Wednesday, October 7, 2009

Poll shows that the majority of minor leaguers will watch the playoffs

According to a new non-random poll, approximately 60% of minor league baseball players plan to watch the majority of playoff games. The poll, conducted by GB polling services via text, contains a margin of error of approximately 727%.

Most respondents said they weren't cheering for any particular team. Some claimed that they "knew" a few of the players on other teams, and would cheer for these particular individuals, but most declined to proclaim any further allegiance.

Those that claimed they would be watching the majority of games said that they "hoped to learn something" by watching them. The games seem to present a rare opportunity for minor league players to actually watch baseball at its highest level, as during the season most are consumed with playing everyday, which allows them little chance to digest a baseball game.

The minority that do not plan to watch the games gave a variety of reasons. One claimed that work would prevent his viewing. Another said he simply didn't care to watch and that he had seen enough baseball over the six month season. One lone individual claimed, "It's hockey season." The interrogator's response: "Maybe hell will freeze over and you can play hockey there."

Most individuals expressed that their viewing of baseball had changed in the years since they entered professional baseball. Most do so more objectively, trying to dissect every single play. Many also suggested that part of the fun had been removed from watching, but as one individual stated, "It's still great to watch."


Michael Taylor said...

Having apparently angered the Gods of Hollywood (and thus being unemployed), you can bet I'll be watching those playoffs. In fact, this is one of the hidden perks of being jobless at this time of year -- nothing to get in the way of playoff baseball.

After reading your excellent post on pitching to score (and the various linked articles -- interesting stuff), I wonder if it's all just a matter of concentration. So often a scoreless pitching duel ends with a big inning -- say three or four runs -- after which the previously perfect pitcher whose team just scored suddenly loosens up and allows the opposition to score. Or consider the no-hitter finally broken up by a bloop in the seventh, after which comes a deluge of hits/runs.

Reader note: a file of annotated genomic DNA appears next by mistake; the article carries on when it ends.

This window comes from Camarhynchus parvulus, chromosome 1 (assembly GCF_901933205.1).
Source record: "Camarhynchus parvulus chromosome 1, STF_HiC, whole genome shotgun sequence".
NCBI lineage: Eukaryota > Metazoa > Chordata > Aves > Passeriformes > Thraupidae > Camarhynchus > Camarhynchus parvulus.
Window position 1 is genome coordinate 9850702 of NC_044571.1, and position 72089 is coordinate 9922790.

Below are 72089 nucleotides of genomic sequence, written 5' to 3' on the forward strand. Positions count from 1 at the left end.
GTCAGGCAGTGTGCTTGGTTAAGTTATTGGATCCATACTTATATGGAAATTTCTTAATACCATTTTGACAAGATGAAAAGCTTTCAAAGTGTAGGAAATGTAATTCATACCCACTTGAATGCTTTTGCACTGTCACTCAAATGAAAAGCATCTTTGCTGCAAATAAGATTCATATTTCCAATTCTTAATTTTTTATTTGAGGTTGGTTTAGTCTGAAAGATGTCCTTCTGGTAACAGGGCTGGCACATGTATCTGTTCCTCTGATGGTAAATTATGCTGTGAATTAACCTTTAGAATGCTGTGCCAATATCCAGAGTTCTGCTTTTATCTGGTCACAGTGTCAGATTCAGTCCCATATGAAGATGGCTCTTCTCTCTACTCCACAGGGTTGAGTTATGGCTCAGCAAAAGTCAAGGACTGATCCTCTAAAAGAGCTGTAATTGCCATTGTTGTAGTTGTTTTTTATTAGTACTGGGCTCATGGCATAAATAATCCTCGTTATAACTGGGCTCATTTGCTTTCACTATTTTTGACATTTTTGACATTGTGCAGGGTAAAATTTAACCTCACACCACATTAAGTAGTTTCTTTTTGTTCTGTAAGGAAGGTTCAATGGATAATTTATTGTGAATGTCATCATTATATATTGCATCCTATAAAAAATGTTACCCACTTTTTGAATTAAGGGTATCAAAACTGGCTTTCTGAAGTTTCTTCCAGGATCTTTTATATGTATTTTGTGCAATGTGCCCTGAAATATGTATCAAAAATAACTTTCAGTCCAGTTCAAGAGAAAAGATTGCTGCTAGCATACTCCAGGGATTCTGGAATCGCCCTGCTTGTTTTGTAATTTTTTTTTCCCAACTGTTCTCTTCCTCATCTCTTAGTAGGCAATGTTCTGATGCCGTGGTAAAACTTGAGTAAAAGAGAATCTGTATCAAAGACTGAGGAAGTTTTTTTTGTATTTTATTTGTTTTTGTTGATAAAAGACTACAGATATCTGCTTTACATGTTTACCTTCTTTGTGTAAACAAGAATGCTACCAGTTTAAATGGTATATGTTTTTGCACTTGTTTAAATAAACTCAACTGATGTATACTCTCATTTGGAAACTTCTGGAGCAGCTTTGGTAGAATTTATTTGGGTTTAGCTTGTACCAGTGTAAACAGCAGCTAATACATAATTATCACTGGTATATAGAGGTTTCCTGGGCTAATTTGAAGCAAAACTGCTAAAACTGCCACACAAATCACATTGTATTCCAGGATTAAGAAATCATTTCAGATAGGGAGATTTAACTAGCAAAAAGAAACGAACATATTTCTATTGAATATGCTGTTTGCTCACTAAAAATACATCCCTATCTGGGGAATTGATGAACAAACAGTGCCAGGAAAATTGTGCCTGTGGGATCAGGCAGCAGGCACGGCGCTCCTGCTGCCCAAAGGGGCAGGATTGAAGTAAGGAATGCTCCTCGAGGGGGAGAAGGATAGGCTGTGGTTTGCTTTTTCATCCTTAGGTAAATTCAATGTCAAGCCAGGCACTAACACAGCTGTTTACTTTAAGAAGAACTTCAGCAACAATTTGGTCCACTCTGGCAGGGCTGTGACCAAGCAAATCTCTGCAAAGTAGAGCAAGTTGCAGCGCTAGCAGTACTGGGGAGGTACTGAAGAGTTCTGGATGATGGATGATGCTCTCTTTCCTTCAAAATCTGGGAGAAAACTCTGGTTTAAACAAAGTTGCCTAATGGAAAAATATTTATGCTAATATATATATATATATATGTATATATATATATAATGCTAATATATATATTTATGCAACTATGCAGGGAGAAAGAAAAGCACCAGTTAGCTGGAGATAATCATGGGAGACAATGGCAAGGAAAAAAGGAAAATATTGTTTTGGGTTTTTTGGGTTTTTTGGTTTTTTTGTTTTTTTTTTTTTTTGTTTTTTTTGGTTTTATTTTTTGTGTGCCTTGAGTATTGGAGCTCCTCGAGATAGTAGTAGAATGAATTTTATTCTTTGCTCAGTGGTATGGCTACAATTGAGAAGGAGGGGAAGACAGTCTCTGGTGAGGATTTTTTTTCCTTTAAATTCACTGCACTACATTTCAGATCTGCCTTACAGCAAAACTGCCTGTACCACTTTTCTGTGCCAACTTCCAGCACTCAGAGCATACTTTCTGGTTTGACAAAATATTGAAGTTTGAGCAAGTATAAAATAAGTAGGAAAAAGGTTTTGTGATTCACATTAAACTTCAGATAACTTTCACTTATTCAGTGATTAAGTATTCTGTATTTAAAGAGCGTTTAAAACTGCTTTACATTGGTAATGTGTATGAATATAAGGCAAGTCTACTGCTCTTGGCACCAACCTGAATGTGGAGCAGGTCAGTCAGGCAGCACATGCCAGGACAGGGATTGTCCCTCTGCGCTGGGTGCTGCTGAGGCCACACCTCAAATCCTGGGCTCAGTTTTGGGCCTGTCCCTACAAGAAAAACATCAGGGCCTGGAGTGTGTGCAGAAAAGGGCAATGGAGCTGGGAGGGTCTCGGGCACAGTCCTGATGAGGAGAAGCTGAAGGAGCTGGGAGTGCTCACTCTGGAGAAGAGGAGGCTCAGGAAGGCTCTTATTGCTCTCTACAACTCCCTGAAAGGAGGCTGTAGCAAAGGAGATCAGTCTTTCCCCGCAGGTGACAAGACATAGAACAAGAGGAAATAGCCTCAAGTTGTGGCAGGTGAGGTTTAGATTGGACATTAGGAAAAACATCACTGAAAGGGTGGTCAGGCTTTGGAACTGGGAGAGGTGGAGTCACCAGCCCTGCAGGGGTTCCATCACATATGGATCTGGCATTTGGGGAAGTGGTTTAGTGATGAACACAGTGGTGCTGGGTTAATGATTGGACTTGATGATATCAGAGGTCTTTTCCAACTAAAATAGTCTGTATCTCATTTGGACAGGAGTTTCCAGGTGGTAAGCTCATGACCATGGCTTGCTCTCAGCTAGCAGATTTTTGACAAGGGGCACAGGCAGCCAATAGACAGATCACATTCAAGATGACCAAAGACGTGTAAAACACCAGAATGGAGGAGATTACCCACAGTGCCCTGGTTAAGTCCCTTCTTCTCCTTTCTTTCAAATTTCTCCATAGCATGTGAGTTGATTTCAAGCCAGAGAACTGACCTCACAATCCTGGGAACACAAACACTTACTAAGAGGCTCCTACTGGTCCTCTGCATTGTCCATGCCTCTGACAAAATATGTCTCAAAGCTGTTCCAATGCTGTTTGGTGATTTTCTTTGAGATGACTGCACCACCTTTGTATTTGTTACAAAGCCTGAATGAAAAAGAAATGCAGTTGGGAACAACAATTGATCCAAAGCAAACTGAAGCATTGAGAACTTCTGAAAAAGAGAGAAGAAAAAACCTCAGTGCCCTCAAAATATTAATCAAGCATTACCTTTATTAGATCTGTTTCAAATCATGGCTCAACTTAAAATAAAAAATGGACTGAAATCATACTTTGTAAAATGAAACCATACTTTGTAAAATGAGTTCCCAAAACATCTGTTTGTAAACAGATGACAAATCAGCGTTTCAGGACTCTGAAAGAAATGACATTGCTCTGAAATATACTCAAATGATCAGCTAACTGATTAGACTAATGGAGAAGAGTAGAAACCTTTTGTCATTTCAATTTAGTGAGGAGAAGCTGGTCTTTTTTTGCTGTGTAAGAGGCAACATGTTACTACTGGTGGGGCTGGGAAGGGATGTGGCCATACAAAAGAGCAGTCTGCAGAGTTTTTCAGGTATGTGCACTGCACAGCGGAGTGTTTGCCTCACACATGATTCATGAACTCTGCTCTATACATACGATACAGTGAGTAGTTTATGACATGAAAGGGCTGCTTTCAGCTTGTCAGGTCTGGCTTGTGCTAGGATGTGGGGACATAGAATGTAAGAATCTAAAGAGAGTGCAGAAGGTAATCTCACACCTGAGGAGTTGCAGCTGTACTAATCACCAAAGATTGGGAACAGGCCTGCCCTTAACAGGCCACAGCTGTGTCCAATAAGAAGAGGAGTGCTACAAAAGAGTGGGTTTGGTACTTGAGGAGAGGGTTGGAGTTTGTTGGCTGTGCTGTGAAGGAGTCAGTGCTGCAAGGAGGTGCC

Could it be that after focusing so intently on a pitch-by-crucial-pitch situation, the tension released when those runs are scored has a way of taking the pitcher out of the zone?

Athletes are human, and we humans are bio-chemical machines governed by the most subtle inputs of various stress hormones. Once the basic physical skills have been more-or-less mastered, pitching seems to be such a mental game, where focus and concentration are crucial. Maybe "pitching to score" has more to do with the faltering focus of a pitcher once the game breaks open to become a battle of the respective offenses?

Just at thought...

obsessivegiantscompulsive said...
This comment has been removed by the author.
obsessivegiantscompulsive said...

Nice post, had a good laugh.

What team did you grow up following? (Cards?) Are you watching any of the playoff games?

FYI, your link to your Baseball America diaries has an extra "http" in the URL, so it fails to get there. Then the software guesses at what is intended, and gets me there eventually.

gbroshuis said...

To MT: The old concentration argument. I am HUGE believer in concentration and confidence. Once you get into pro ball, the difference in stuff between guys is pretty slight. What often separates those that never make it from those that do is their ability to concentrate every pitch of every game.

It's really easy to relax over the course of a season. Maybe you just had a good game and you think you're invincible. Suddenly you give up six runs and you're humbled.

So yeah, I agree with you that concentration is certainly a component to good pitching, even if it can't be measured.

To OGC: Following the Cards, not like a 13 year old kid on a sugar rush, but I'm following them. I'll be watching quite a few games.

And thanks for pointing that out to me. I'll fix the link.